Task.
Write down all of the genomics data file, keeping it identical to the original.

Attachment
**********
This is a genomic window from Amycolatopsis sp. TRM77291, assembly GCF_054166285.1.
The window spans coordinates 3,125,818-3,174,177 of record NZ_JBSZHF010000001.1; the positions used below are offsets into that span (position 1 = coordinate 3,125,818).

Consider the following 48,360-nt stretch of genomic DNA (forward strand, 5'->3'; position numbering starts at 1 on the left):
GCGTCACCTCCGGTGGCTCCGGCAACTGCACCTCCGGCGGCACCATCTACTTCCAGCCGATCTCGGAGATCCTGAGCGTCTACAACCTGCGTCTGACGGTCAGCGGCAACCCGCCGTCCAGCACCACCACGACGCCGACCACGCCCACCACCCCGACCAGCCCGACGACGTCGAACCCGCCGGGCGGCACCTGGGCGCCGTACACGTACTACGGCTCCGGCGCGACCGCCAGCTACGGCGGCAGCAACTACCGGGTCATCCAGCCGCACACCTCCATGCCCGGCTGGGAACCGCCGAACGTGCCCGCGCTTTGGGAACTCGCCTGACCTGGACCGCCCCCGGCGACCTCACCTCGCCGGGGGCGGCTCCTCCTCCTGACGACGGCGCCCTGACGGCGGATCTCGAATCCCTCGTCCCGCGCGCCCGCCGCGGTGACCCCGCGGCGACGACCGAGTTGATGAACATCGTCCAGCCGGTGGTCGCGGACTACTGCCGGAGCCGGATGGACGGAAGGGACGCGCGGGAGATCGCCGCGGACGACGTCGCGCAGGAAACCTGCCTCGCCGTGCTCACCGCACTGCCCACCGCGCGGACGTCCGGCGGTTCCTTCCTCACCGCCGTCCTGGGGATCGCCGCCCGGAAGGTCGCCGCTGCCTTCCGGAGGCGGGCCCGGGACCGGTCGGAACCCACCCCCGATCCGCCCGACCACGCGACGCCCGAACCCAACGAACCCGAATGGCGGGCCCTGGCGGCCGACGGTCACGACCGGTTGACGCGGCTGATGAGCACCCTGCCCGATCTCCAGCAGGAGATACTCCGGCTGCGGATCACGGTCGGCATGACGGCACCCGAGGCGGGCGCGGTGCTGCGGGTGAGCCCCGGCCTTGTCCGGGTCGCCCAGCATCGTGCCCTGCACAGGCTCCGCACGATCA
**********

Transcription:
This is a genomic window from Amycolatopsis sp. TRM77291, assembly GCF_054166285.1.
The window spans coordinates 3,125,818-3,174,177 of record NZ_JBSZHF010000001.1; the positions used below are offsets into that span (position 1 = coordinate 3,125,818).

Consider the following 48,360-nt stretch of genomic DNA (forward strand, 5'->3'; position numbering starts at 1 on the left):
GCGTCACCTCCGGTGGCTCCGGCAACTGCACCTCCGGCGGCACCATCTACTTCCAGCCGATCTCGGAGATCCTGAGCGTCTACAACCTGCGTCTGACGGTCAGCGGCAACCCGCCGTCCAGCACCACCACGACGCCGACCACGCCCACCACCCCGACCAGCCCGACGACGTCGAACCCGCCGGGCGGCACCTGGGCGCCGTACACGTACTACGGCTCCGGCGCGACCGCCAGCTACGGCGGCAGCAACTACCGGGTCATCCAGCCGCACACCTCCATGCCCGGCTGGGAACCGCCGAACGTGCCCGCGCTTTGGGAACTCGCCTGACCTGGACCGCCCCCGGCGACCTCACCTCGCCGGGGGCGGCTCCTCCTCCTGACGACGGCGCCCTGACGGCGGATCTCGAATCCCTCGTCCCGCGCGCCCGCCGCGGTGACCCCGCGGCGACGACCGAGTTGATGAACATCGTCCAGCCGGTGGTCGCGGACTACTGCCGGAGCCGGATGGACGGAAGGGACGCGCGGGAGATCGCCGCGGACGACGTCGCGCAGGAAACCTGCCTCGCCGTGCTCACCGCACTGCCCACCGCGCGGACGTCCGGCGGTTCCTTCCTCACCGCCGTCCTGGGGATCGCCGCCCGGAAGGTCGCCGCTGCCTTCCGGAGGCGGGCCCGGGACCGGTCGGAACCCACCCCCGATCCGCCCGACCACGCGACGCCCGAACCCAACGAACCCGAATGGCGGGCCCTGGCGGCCGACGGTCACGACCGGTTGACGCGGCTGATGAGCACCCTGCCCGATCTCCAGCAGGAGATACTCCGGCTGCGGATCACGGTCGGCATGACGGCACCCGAGGCGGGCGCGGTGCTGCGGGTGAGCCCCGGCCTTGTCCGGGTCGCCCAGCATCGTGCCCTGCACAGGCTCCGCACGATCA